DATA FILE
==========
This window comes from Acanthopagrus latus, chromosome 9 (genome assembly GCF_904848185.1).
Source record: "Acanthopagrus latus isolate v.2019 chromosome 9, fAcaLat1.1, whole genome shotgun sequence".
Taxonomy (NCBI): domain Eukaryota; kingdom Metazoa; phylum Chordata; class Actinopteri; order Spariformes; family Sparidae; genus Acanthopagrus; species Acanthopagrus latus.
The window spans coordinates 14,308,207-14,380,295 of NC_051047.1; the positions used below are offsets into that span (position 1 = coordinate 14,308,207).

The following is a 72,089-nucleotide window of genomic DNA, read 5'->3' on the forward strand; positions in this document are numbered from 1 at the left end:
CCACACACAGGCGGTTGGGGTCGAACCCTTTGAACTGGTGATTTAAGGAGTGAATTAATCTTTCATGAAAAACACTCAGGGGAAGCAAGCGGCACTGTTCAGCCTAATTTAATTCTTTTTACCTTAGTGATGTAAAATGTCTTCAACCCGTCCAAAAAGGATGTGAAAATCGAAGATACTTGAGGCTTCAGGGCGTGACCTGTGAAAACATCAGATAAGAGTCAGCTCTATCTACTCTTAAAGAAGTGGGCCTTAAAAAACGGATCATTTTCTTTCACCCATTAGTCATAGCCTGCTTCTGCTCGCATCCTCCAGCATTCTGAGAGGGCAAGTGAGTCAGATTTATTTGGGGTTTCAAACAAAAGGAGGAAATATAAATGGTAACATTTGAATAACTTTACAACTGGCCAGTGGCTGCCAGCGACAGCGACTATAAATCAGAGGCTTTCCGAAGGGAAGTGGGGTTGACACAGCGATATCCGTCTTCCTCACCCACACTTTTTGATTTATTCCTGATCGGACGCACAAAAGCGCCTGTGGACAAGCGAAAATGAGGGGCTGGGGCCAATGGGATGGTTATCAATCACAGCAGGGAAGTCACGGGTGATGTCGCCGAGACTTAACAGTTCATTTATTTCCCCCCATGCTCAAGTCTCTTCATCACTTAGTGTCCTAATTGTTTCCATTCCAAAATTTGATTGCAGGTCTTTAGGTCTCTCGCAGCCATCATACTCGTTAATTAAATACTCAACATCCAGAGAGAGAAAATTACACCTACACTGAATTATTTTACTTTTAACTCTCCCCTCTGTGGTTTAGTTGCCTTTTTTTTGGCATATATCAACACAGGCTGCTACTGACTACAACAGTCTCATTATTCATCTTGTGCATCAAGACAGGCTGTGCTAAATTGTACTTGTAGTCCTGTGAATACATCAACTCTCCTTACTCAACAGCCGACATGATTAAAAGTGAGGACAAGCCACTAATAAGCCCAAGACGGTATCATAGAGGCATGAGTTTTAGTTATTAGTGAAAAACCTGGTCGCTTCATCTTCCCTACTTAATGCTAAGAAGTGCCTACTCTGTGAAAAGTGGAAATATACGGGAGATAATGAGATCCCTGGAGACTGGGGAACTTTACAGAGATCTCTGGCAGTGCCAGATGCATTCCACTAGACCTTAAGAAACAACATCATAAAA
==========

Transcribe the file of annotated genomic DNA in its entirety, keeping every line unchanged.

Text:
This window comes from Acanthopagrus latus, chromosome 9 (genome assembly GCF_904848185.1).
Source record: "Acanthopagrus latus isolate v.2019 chromosome 9, fAcaLat1.1, whole genome shotgun sequence".
Taxonomy (NCBI): domain Eukaryota; kingdom Metazoa; phylum Chordata; class Actinopteri; order Spariformes; family Sparidae; genus Acanthopagrus; species Acanthopagrus latus.
The window spans coordinates 14,308,207-14,380,295 of NC_051047.1; the positions used below are offsets into that span (position 1 = coordinate 14,308,207).

The following is a 72,089-nucleotide window of genomic DNA, read 5'->3' on the forward strand; positions in this document are numbered from 1 at the left end:
CCACACACAGGCGGTTGGGGTCGAACCCTTTGAACTGGTGATTTAAGGAGTGAATTAATCTTTCATGAAAAACACTCAGGGGAAGCAAGCGGCACTGTTCAGCCTAATTTAATTCTTTTTACCTTAGTGATGTAAAATGTCTTCAACCCGTCCAAAAAGGATGTGAAAATCGAAGATACTTGAGGCTTCAGGGCGTGACCTGTGAAAACATCAGATAAGAGTCAGCTCTATCTACTCTTAAAGAAGTGGGCCTTAAAAAACGGATCATTTTCTTTCACCCATTAGTCATAGCCTGCTTCTGCTCGCATCCTCCAGCATTCTGAGAGGGCAAGTGAGTCAGATTTATTTGGGGTTTCAAACAAAAGGAGGAAATATAAATGGTAACATTTGAATAACTTTACAACTGGCCAGTGGCTGCCAGCGACAGCGACTATAAATCAGAGGCTTTCCGAAGGGAAGTGGGGTTGACACAGCGATATCCGTCTTCCTCACCCACACTTTTTGATTTATTCCTGATCGGACGCACAAAAGCGCCTGTGGACAAGCGAAAATGAGGGGCTGGGGCCAATGGGATGGTTATCAATCACAGCAGGGAAGTCACGGGTGATGTCGCCGAGACTTAACAGTTCATTTATTTCCCCCCATGCTCAAGTCTCTTCATCACTTAGTGTCCTAATTGTTTCCATTCCAAAATTTGATTGCAGGTCTTTAGGTCTCTCGCAGCCATCATACTCGTTAATTAAATACTCAACATCCAGAGAGAGAAAATTACACCTACACTGAATTATTTTACTTTTAACTCTCCCCTCTGTGGTTTAGTTGCCTTTTTTTTGGCATATATCAACACAGGCTGCTACTGACTACAACAGTCTCATTATTCATCTTGTGCATCAAGACAGGCTGTGCTAAATTGTACTTGTAGTCCTGTGAATACATCAACTCTCCTTACTCAACAGCCGACATGATTAAAAGTGAGGACAAGCCACTAATAAGCCCAAGACGGTATCATAGAGGCATGAGTTTTAGTTATTAGTGAAAAACCTGGTCGCTTCATCTTCCCTACTTAATGCTAAGAAGTGCCTACTCTGTGAAAAGTGGAAATATACGGGAGATAATGAGATCCCTGGAGACTGGGGAACTTTACAGAGATCTCTGGCAGTGCCAGATGCATTCCACTAGACCTTAAGAAACAACATCATAAAA